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Thread: Listening in to DMR on and SDR radio

  1. #1

    Default Listening in to DMR on and SDR radio

    Please forgive my newbie questions but I am new to SDR and digital transmission. First a bit of background if I may. I had been thinking of purchasing a scanner, but it seems that everything is going digital these days including ham transmissions. Looking around there does not seem to be much in the way of a handheld radios or scanners that can do both analogue and digital. I figured that a secondhand analog scanners like AOR8200D might be worth considering, but in light of the digital revolution I am beginning to question whether that would be a wise spend? The AOR DV10 looks interesting, but evidently has frequency drift issues which according to at least one review makes it unusable. Having done quite a bit of reading, I must admit that am still finding the picture rather confusing.

    For the present, rather than paying a lot of money for a scanner, I decided to buy a secondhand SDRplay SDR radio to allow me to scan the bands, experiment and determine whether there is anything of interest to me that can be picked up in the UK.

    What I am trying to determine at the moment is:

    1. Is there a scanner emulator program that works with for SDR radio?

    2. Is there anything of interest that can still be picked up on an analogue radio in the UK?

    3. Is there anything of interest on digital services, e.g. DMR, D-Star or TETRA or whatever? Is any of it actually accessible or is it all encrypted? I thought hams use DMR repeaters for example, but where can I find more information?

    4. I presume I will need a discone, but a single or double? There seem to be various opinions regarding whether a double discone is actually better.

    Sorry, its a long post with lots of questions but before I spend lots of money on any kind of radio, I would like to think that there is something worthwhile listening to?
    Last edited by WaveyDipole; Tue 19th Feb 2019 at 14:25.

  2. #2

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    Well its been three months since I made this post and not a single comment!. Well I think that the SDR radio was the right way to go as a starting point. The folks over on SDRPlay, DSD+ and elsewhere have been helpful and I have been able to decode some DMR and Fusion signals using DSD+ as well as experimenting with DIY antennas with reasonable success.

    Question 1 was answered when SDRPlay released SDRuno v1.31 which now has a scanner feature and this does seem to work quite well.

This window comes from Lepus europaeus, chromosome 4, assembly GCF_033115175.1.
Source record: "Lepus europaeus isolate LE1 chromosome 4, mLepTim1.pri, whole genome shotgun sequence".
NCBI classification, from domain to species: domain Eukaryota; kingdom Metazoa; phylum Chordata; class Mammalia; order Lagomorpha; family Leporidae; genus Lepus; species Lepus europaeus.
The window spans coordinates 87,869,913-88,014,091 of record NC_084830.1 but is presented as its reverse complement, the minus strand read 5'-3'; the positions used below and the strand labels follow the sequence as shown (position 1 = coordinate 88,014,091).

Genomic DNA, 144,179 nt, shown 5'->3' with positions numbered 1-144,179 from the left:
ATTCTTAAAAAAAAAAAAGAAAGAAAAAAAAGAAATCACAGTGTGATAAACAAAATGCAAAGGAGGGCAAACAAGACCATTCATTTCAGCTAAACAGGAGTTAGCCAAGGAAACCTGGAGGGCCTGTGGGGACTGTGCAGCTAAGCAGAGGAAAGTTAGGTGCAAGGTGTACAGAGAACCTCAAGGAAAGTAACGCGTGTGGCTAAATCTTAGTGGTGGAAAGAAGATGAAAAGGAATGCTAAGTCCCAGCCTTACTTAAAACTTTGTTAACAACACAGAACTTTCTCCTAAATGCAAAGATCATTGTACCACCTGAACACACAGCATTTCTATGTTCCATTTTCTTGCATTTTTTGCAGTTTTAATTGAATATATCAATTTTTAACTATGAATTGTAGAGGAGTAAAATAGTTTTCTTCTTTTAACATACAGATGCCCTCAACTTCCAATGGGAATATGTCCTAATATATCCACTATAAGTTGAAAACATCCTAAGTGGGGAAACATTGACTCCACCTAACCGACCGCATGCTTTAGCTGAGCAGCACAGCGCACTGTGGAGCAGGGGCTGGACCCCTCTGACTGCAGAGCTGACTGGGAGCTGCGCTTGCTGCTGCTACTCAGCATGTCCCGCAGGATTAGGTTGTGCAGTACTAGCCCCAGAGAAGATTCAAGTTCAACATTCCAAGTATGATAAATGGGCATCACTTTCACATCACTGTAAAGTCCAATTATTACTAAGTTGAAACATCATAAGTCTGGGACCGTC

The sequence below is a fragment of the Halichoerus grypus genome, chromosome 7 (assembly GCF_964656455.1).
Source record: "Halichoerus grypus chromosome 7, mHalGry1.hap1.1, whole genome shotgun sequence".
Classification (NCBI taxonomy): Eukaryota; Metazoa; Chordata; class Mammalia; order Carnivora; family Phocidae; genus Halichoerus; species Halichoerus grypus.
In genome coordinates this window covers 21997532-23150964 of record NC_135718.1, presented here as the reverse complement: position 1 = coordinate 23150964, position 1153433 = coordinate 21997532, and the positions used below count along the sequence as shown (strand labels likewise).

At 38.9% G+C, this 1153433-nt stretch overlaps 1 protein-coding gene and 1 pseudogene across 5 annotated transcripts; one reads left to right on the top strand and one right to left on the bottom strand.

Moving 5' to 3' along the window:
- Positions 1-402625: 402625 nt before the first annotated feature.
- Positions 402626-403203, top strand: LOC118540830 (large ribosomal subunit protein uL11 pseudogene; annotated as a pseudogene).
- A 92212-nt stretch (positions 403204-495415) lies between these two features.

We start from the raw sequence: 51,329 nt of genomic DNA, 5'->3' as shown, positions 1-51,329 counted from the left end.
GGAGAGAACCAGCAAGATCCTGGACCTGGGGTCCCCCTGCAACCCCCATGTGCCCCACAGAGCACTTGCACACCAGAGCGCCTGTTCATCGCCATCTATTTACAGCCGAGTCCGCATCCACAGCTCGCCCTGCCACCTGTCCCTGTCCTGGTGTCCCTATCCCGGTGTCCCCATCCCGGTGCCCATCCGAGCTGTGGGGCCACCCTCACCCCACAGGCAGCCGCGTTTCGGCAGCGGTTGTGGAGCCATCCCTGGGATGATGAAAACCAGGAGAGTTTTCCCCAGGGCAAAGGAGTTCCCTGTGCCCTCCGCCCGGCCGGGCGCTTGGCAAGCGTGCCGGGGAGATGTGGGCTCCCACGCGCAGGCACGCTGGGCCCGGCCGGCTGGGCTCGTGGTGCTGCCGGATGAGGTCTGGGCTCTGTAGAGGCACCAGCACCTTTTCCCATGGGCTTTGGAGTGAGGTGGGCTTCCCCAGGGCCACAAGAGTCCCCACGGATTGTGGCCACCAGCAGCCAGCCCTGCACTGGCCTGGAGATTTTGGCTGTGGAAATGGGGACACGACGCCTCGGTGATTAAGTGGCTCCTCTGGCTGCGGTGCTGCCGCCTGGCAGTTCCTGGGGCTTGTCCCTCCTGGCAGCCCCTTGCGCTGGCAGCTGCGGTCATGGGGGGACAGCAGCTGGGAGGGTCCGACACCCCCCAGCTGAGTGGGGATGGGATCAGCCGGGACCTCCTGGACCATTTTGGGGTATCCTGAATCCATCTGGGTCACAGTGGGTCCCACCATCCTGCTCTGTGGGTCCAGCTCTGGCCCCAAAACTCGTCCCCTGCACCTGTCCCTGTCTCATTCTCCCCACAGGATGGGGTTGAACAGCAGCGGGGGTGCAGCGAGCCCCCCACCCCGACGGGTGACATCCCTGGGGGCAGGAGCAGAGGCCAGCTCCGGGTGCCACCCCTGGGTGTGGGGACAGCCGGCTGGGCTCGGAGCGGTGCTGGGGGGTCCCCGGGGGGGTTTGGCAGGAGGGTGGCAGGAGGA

With regards to question2, which I perhaps could have phrased better, the answer seems to be very little. Apart from some HF broadcast stations, I did pick up some voice on the amateur radio bands (80m, 40m) but mostly in languages other than English. There seemed to be no analogue voice on the 2m or the PMR band or with the exception of airband, anywhere else on VHF/UHF.

    In answer to question 3 I picked up a couple of local amateur radio repeaters transmitting digital signals which I decoded with DSD+.

    I have still not entirely resolved question 4 but I did find that most discones are too big to fit in my loft which is why I resorted to band specific DIY antennas.

    I would say that the learning experience has been interesting, and while I have not given up on it yet, it was in some ways rather disheartening.
    Last edited by WaveyDipole; Fri 17th May 2019 at 10:17.

  3. #3
    Super Moderator 5B4AJB's Avatar
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    For receiving anything above about 30MHz, you need antenna height & low-loss coax. A wideband masthead preamplifier can be useful here, but the signal gain can overwhelm most receivers.

    Mounting any antenna inside a roof is fine, until it rains, then the antenna is effectively shielded.
    If you can get away with mounting a vertical outside, you will pull in more signals for the same height.
    Fibreglass/plastic coated antennas have less noise during rain than exposed aluminium/stainless ones, each rain drop carries a small charge which is picked up by your receiver when it touches Earth.

    Go ahead and acquire some old scanners, you can never have too many radios...

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